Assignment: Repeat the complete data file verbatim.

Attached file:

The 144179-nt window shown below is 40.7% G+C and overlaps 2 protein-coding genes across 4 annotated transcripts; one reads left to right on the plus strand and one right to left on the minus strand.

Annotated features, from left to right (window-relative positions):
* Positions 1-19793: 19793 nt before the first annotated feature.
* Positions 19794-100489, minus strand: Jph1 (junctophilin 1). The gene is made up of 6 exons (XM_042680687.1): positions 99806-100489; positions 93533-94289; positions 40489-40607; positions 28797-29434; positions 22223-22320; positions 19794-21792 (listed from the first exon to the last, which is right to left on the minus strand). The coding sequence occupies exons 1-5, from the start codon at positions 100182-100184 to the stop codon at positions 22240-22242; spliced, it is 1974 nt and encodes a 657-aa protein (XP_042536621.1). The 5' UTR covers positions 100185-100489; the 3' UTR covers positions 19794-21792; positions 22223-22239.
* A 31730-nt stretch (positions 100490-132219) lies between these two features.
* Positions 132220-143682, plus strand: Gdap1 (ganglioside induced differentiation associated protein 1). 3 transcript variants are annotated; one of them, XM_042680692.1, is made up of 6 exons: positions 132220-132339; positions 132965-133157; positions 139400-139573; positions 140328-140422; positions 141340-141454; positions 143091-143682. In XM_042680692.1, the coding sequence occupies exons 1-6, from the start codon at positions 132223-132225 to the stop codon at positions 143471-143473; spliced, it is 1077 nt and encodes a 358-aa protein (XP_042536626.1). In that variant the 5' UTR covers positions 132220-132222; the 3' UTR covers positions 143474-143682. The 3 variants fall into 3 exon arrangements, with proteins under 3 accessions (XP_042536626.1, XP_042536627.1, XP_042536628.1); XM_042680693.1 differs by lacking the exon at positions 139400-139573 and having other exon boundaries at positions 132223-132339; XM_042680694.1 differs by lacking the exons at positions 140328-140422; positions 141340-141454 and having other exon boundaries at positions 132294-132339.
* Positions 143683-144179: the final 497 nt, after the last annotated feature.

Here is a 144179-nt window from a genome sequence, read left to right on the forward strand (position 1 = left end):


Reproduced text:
The 144179-nt window shown below is 40.7% G+C and overlaps 2 protein-coding genes across 4 annotated transcripts; one reads left to right on the plus strand and one right to left on the minus strand.

Annotated features, from left to right (window-relative positions):
* Positions 1-19793: 19793 nt before the first annotated feature.
* Positions 19794-100489, minus strand: Jph1 (junctophilin 1). The gene is made up of 6 exons (XM_042680687.1): positions 99806-100489; positions 93533-94289; positions 40489-40607; positions 28797-29434; positions 22223-22320; positions 19794-21792 (listed from the first exon to the last, which is right to left on the minus strand). The coding sequence occupies exons 1-5, from the start codon at positions 100182-100184 to the stop codon at positions 22240-22242; spliced, it is 1974 nt and encodes a 657-aa protein (XP_042536621.1). The 5' UTR covers positions 100185-100489; the 3' UTR covers positions 19794-21792; positions 22223-22239.
* A 31730-nt stretch (positions 100490-132219) lies between these two features.
* Positions 132220-143682, plus strand: Gdap1 (ganglioside induced differentiation associated protein 1). 3 transcript variants are annotated; one of them, XM_042680692.1, is made up of 6 exons: positions 132220-132339; positions 132965-133157; positions 139400-139573; positions 140328-140422; positions 141340-141454; positions 143091-143682. In XM_042680692.1, the coding sequence occupies exons 1-6, from the start codon at positions 132223-132225 to the stop codon at positions 143471-143473; spliced, it is 1077 nt and encodes a 358-aa protein (XP_042536626.1). In that variant the 5' UTR covers positions 132220-132222; the 3' UTR covers positions 143474-143682. The 3 variants fall into 3 exon arrangements, with proteins under 3 accessions (XP_042536626.1, XP_042536627.1, XP_042536628.1); XM_042680693.1 differs by lacking the exon at positions 139400-139573 and having other exon boundaries at positions 132223-132339; XM_042680694.1 differs by lacking the exons at positions 140328-140422; positions 141340-141454 and having other exon boundaries at positions 132294-132339.
* Positions 143683-144179: the final 497 nt, after the last annotated feature.

Here is a 144179-nt window from a genome sequence, read left to right on the forward strand (position 1 = left end):